Arthritic Foot & Ankle Care
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The major types of arthritis that affect the foot and ankle are osteoarthritis, rheumatoid arthritis, and posttraumatic arthritis.
Osteoarthritis, also known as degenerative or “wear-and-tear” arthritis, is a common problem for many people after they reach middle age, but it may occur in younger people, too.
In osteoarthritis, the cartilage in the joint gradually wears away. As the cartilage wears away, it becomes frayed and rough, and the protective space between the bones decreases. This can result in bone rubbing on bone, and produce painful osteophytes (bone spurs).
In addition to age, other risk factors for osteoarthritis include obesity and family history of the disease.
Osteoarthritis develops slowly, causing pain and stiffness that worsen over time.
(Top) Osteoarthritis that has progressed to bone rubbing on bone and bone spurs. (Bottom) Swollen, inflamed synovium and joint deformity are signs of rheumatoid arthritis.
Reproduced from The Body Almanac. © American Academy of Orthopaedic Surgeons, 2003.
Rheumatoid arthritis is a chronic disease that can affect multiple joints throughout the body, and often starts in the foot and ankle. It is symmetrical, meaning that it usually affects the same joint on both sides of the body.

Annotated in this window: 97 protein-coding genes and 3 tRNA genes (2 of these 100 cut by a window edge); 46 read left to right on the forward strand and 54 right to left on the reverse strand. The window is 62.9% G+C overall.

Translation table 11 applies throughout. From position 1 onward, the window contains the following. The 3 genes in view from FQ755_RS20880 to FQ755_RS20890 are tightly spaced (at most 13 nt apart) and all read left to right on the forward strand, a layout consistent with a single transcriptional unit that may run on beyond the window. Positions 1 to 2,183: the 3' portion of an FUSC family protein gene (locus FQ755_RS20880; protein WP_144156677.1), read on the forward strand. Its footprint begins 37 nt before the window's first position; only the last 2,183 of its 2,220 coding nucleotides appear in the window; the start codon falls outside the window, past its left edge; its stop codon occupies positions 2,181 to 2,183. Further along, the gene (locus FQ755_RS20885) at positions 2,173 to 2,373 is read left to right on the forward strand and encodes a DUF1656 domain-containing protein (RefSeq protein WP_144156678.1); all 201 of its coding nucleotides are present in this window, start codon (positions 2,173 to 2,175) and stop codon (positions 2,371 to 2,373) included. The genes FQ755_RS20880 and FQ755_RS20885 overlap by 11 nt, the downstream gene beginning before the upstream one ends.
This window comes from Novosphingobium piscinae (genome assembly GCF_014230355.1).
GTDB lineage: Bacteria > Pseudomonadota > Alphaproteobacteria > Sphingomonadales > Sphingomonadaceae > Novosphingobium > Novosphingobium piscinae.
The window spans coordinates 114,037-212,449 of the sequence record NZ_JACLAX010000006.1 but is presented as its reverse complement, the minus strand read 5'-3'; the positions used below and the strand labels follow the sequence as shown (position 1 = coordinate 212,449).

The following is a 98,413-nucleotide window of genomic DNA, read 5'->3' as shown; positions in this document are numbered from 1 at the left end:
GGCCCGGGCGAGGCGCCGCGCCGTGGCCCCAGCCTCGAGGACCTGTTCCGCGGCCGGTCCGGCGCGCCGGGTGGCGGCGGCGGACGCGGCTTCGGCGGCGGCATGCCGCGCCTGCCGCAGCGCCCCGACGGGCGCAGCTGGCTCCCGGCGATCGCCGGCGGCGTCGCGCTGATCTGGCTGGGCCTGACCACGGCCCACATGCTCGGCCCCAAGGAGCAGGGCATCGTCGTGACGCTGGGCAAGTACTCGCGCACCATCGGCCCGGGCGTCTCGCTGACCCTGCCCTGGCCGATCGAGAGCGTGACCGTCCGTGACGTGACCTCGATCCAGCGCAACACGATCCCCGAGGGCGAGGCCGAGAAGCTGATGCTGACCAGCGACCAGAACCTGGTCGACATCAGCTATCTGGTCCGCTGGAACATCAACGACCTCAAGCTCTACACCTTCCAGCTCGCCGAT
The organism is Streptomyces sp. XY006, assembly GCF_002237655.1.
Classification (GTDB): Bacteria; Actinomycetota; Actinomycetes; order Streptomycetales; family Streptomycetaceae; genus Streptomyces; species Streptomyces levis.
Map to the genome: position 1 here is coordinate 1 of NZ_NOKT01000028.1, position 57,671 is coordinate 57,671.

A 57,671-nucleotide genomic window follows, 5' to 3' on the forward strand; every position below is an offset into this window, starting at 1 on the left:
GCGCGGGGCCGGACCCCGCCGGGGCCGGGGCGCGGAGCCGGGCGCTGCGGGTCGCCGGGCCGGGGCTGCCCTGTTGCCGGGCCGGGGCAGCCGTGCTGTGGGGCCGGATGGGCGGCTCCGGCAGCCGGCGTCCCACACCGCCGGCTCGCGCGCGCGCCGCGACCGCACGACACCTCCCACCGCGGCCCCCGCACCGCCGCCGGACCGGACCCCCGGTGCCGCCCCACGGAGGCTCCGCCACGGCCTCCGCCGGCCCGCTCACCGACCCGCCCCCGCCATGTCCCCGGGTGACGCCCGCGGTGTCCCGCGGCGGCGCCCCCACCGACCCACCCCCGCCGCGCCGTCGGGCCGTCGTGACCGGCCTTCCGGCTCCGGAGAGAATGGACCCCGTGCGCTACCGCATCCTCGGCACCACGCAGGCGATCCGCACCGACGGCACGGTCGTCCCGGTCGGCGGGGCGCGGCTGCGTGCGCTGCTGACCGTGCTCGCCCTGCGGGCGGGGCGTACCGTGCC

Rheumatoid arthritis is an autoimmune disease. This means that the immune system attacks its own tissues. In rheumatoid arthritis, immune cells attack the synovium covering the joint, causing it to swell. Over time, the synovium invades and damages the bone and cartilage, as well as ligaments and tendons, and may cause serious joint deformity and disability.
The exact cause of rheumatoid arthritis is not known. Although it is not an inherited disease, researchers believe that some people have genes that make them more susceptible. There is usually a “trigger,” such as an infection or environmental factor, which activates the genes. When the body is exposed to this trigger, the immune system begins to produce substances that attack the joints.
Posttraumatic arthritis can develop after an injury to the foot or ankle. Dislocations and fractures—particularly those that damage the joint surface—are the most common injuries that lead to posttraumatic arthritis. Like osteoarthritis, posttraumatic arthritis causes the cartilage between the joints to wear away. It can develop many years after the initial injury.
An injured joint is about seven times more likely than an uninjured joint to become arthritic, even if the injury is properly treated. In fact, following an injury, your body may actually secrete hormones that stimulate the death of your cartilage cells.